As Gomer Pyle used to say, "Surprise, surprise, surprise!" According to the Allianz, Reclaiming the Future study in 2010:
Between 58%-60% of respondents in all age groups worry about longevity. 61% of all respondents said they were more scared of living longer than their financial resources than they were of dying. For those aged 44-49 the percentage rose to 77% and for those in their late 40s with dependents, that number was 82%. To be clear, 82% said that running out of money is more frightening than death. In fact, a Wells Fargo survey shows that 22% of Americans prefer to die early than not have enough money to live in retirement comfortably. For our video version please watch:
This information corresponds well with the Harris Poll I shared with you that 45% of 2,022 surveyed Americans in September of this year do not believe in their lifetime that their financial situation will rebound to the level it was prior to the 2008 global financial crisis. To stay in the game, you don't throw in the towel.
Life expectancy remains the wild card
Allianz identified that 52% of Americans made adjustments by cutting back on entertainment and dining out, 47% found ways to cut daily expenses, 11% decided that the kids need to support themselves more than they have, and 5% decided to downsize the house and move to less expensive area (this is just the first wave in my opinion).
As you prepare for the holidays and a brand new year, please allow me to help you get a better handle on your finances. Forget the markets. Forget all of them. Turn off the TV and put down that mobile. Do start with a new attitude. Decide now to approach your retirement questions with the attitude as you do your next vacation. Spend as much time planning your financial success as you spend planning the next trip. Decide where you want to go, when you want to arrive, and how you are going to get there.
Wes Moss is a financial planner who surveyed 1,350 retirees about net worth and income, assets, and home equity. Two of the things he found were that most people can be happy in retirement with about $500,000 in savings. He also found that people who call themselves happy generally spend 5 hours a year on their finances.
Don't get lost in the weeds
Before you go down the rabbit hole getting lost on what the market did, how hard the road to retirement is, and what the fees are, look in the mirror or at your partner and declare you are worth 5 hours a year looking at your finances. Then make a promise to yourself you must set aside no less than $500,000. Start now with your next check. It won't get any easier. Start setting aside an amount that you know you won't miss. Then it will get easier as you feel good about the progress you are making.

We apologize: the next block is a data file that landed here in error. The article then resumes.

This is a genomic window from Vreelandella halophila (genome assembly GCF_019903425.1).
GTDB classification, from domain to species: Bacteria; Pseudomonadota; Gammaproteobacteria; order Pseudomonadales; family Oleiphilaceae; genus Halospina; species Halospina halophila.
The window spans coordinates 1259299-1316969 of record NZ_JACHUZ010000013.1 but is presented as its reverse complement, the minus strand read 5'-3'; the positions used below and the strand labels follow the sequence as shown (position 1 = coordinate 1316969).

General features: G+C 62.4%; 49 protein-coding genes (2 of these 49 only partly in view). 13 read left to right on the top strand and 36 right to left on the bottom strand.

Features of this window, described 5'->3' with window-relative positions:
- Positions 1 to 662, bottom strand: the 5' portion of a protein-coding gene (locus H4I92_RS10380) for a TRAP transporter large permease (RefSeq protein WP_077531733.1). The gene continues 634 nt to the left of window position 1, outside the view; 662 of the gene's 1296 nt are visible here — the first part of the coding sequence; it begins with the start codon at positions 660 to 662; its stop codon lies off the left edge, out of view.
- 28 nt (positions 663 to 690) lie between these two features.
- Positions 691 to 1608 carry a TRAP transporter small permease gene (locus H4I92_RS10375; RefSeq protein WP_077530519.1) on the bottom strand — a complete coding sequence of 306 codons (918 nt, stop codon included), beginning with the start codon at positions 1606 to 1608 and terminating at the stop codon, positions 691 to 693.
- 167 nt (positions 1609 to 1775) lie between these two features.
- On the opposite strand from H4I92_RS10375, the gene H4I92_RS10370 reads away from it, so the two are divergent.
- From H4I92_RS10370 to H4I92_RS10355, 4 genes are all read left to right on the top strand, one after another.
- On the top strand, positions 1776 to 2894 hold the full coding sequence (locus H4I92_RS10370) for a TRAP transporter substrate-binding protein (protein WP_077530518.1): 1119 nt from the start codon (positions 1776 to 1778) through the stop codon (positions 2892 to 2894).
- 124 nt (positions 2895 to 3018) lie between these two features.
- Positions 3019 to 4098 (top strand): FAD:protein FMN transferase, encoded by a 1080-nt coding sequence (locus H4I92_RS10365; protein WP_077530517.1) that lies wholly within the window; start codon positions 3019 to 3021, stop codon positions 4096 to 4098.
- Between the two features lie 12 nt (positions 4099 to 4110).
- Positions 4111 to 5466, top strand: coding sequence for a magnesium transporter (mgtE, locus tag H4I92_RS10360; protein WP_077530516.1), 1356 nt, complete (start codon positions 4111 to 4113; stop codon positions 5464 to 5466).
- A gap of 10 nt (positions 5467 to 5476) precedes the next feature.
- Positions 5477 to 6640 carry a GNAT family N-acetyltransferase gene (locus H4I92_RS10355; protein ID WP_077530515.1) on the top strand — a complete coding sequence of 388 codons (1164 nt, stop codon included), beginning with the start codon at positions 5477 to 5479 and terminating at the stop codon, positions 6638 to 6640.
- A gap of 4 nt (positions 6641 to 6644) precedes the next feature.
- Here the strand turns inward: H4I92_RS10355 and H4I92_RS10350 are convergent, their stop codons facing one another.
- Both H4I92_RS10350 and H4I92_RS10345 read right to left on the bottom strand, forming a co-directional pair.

Do not bore me with your tales of woe. After Rickie Rich told me how much she and her husband's net worth dropped in 2008, how her home lost value In 2007, and how they realized that they were not as "in control" of their finances after a medical emergency, my reply is "We are all in this thing called life together and we know by now that this game is riddled with surprises. However, as you encourage your children to set and achieve their goals, our job as parents is to set good examples. So let's get started."
Goals are like archery targets: you have to see it to hit it
Rickie is the one in the family who pays the bills and manages the finances. She and her husband earn over $130,000 a year. They have about $30,000 in the bank and their goal is to become financially independent in 31 years. The cash is needed as an emergency reserve and there are no pensions. We assume there will be monthly Social Security income of about $3,000. To produce the balance of the income today in 31 years means their goal is over $7 million. Assuming a 6% return, this couple was shocked to discover they need to save about $6,300 a month. Rickie pointed out a 6% expected return was not a guaranteed return. This is true. After being frightened in 2008-09 she likes the bank and her husband follows her lead. When we assume the annual return is 1% a year they were even more surprised to see they need to save about $16,000 a month or 60% more than they earn before taxes. So the bank won't work for everything. Rickie and her husband decided to double their monthly investment from $400 to $800 and see if they might average 6% a year. It's not enough, but it's better than what they were doing, which was nothing.
Progress is progress
Use the time you have to your advantage in 3 ways:
1.Start saving something.
2.Allocate 5 hours in 2015 to your finances.
3.Determine what You need if you live to age 100 AND if a bread winner dies today.
I will prepare and someday my chance will come. Abraham Lincoln
by John L. Grace
The opinions expressed in this article are for general information only. They are not intended to provide specific advice or recommendations for any individual and do not constitute an endorsement by NPC. Securities licensed associates at Investors Advantage are Registered Representatives & Investment Adviser Representatives. Securities and investment advisory services offered through NATIONAL PLANNING CORP. (NPC), NPC of America in FL & NY, Member FINRA/SIPC, and a Registered Investment Adviser Investors Advantage and NPC are separate and unrelated companies.